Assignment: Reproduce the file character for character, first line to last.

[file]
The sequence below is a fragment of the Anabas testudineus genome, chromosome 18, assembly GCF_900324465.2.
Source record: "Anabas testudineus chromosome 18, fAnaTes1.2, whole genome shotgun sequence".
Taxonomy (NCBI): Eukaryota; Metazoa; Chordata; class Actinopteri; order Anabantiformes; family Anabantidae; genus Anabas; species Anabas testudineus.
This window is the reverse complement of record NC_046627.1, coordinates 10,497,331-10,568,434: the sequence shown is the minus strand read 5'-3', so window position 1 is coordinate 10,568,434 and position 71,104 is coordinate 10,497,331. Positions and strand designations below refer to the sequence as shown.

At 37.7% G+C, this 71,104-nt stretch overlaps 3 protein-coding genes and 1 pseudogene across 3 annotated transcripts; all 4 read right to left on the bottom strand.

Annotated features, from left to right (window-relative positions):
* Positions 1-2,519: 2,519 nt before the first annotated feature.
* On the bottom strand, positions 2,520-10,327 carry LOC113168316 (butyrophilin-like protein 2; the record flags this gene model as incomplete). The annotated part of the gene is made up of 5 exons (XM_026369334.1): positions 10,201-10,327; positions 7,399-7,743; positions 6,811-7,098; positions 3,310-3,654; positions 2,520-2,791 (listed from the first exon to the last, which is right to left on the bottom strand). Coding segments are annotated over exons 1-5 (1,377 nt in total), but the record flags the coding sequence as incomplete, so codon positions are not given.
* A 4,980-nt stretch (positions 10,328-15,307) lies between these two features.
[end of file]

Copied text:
The sequence below is a fragment of the Anabas testudineus genome, chromosome 18, assembly GCF_900324465.2.
Source record: "Anabas testudineus chromosome 18, fAnaTes1.2, whole genome shotgun sequence".
Taxonomy (NCBI): Eukaryota; Metazoa; Chordata; class Actinopteri; order Anabantiformes; family Anabantidae; genus Anabas; species Anabas testudineus.
This window is the reverse complement of record NC_046627.1, coordinates 10,497,331-10,568,434: the sequence shown is the minus strand read 5'-3', so window position 1 is coordinate 10,568,434 and position 71,104 is coordinate 10,497,331. Positions and strand designations below refer to the sequence as shown.

At 37.7% G+C, this 71,104-nt stretch overlaps 3 protein-coding genes and 1 pseudogene across 3 annotated transcripts; all 4 read right to left on the bottom strand.

Annotated features, from left to right (window-relative positions):
* Positions 1-2,519: 2,519 nt before the first annotated feature.
* On the bottom strand, positions 2,520-10,327 carry LOC113168316 (butyrophilin-like protein 2; the record flags this gene model as incomplete). The annotated part of the gene is made up of 5 exons (XM_026369334.1): positions 10,201-10,327; positions 7,399-7,743; positions 6,811-7,098; positions 3,310-3,654; positions 2,520-2,791 (listed from the first exon to the last, which is right to left on the bottom strand). Coding segments are annotated over exons 1-5 (1,377 nt in total), but the record flags the coding sequence as incomplete, so codon positions are not given.
* A 4,980-nt stretch (positions 10,328-15,307) lies between these two features.